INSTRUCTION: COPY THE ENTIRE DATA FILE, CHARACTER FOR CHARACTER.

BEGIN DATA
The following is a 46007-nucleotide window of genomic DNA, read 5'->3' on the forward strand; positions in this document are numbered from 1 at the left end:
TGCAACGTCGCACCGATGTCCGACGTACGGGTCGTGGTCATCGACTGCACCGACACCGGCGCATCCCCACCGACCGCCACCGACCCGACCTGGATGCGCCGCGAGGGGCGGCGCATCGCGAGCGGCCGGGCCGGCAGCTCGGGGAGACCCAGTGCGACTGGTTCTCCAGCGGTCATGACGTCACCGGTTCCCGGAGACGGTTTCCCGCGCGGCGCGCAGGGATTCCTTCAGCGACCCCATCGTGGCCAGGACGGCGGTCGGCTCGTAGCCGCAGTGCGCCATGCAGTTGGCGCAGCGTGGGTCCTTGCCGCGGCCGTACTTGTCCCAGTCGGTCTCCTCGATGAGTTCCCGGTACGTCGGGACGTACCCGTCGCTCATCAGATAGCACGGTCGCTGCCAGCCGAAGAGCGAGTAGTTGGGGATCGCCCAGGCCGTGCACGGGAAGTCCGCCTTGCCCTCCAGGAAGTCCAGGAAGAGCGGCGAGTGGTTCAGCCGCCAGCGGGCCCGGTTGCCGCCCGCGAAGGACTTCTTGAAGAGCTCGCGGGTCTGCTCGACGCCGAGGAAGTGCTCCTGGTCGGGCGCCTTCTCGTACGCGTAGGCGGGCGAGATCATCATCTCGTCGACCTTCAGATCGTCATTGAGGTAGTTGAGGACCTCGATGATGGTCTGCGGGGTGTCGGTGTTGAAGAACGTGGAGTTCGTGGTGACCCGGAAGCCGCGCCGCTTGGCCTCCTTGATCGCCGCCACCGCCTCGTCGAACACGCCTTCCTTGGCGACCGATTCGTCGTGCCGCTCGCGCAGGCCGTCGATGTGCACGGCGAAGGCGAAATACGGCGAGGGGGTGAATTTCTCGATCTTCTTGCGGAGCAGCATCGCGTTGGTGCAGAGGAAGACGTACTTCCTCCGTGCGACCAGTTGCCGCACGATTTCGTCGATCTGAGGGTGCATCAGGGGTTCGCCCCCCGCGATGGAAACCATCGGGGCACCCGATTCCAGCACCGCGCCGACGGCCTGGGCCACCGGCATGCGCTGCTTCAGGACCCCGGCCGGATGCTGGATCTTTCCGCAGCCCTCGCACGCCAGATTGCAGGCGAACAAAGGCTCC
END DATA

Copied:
The following is a 46007-nucleotide window of genomic DNA, read 5'->3' on the forward strand; positions in this document are numbered from 1 at the left end:
TGCAACGTCGCACCGATGTCCGACGTACGGGTCGTGGTCATCGACTGCACCGACACCGGCGCATCCCCACCGACCGCCACCGACCCGACCTGGATGCGCCGCGAGGGGCGGCGCATCGCGAGCGGCCGGGCCGGCAGCTCGGGGAGACCCAGTGCGACTGGTTCTCCAGCGGTCATGACGTCACCGGTTCCCGGAGACGGTTTCCCGCGCGGCGCGCAGGGATTCCTTCAGCGACCCCATCGTGGCCAGGACGGCGGTCGGCTCGTAGCCGCAGTGCGCCATGCAGTTGGCGCAGCGTGGGTCCTTGCCGCGGCCGTACTTGTCCCAGTCGGTCTCCTCGATGAGTTCCCGGTACGTCGGGACGTACCCGTCGCTCATCAGATAGCACGGTCGCTGCCAGCCGAAGAGCGAGTAGTTGGGGATCGCCCAGGCCGTGCACGGGAAGTCCGCCTTGCCCTCCAGGAAGTCCAGGAAGAGCGGCGAGTGGTTCAGCCGCCAGCGGGCCCGGTTGCCGCCCGCGAAGGACTTCTTGAAGAGCTCGCGGGTCTGCTCGACGCCGAGGAAGTGCTCCTGGTCGGGCGCCTTCTCGTACGCGTAGGCGGGCGAGATCATCATCTCGTCGACCTTCAGATCGTCATTGAGGTAGTTGAGGACCTCGATGATGGTCTGCGGGGTGTCGGTGTTGAAGAACGTGGAGTTCGTGGTGACCCGGAAGCCGCGCCGCTTGGCCTCCTTGATCGCCGCCACCGCCTCGTCGAACACGCCTTCCTTGGCGACCGATTCGTCGTGCCGCTCGCGCAGGCCGTCGATGTGCACGGCGAAGGCGAAATACGGCGAGGGGGTGAATTTCTCGATCTTCTTGCGGAGCAGCATCGCGTTGGTGCAGAGGAAGACGTACTTCCTCCGTGCGACCAGTTGCCGCACGATTTCGTCGATCTGAGGGTGCATCAGGGGTTCGCCCCCCGCGATGGAAACCATCGGGGCACCCGATTCCAGCACCGCGCCGACGGCCTGGGCCACCGGCATGCGCTGCTTCAGGACCCCGGCCGGATGCTGGATCTTTCCGCAGCCCTCGCACGCCAGATTGCAGGCGAACAAAGGCTCC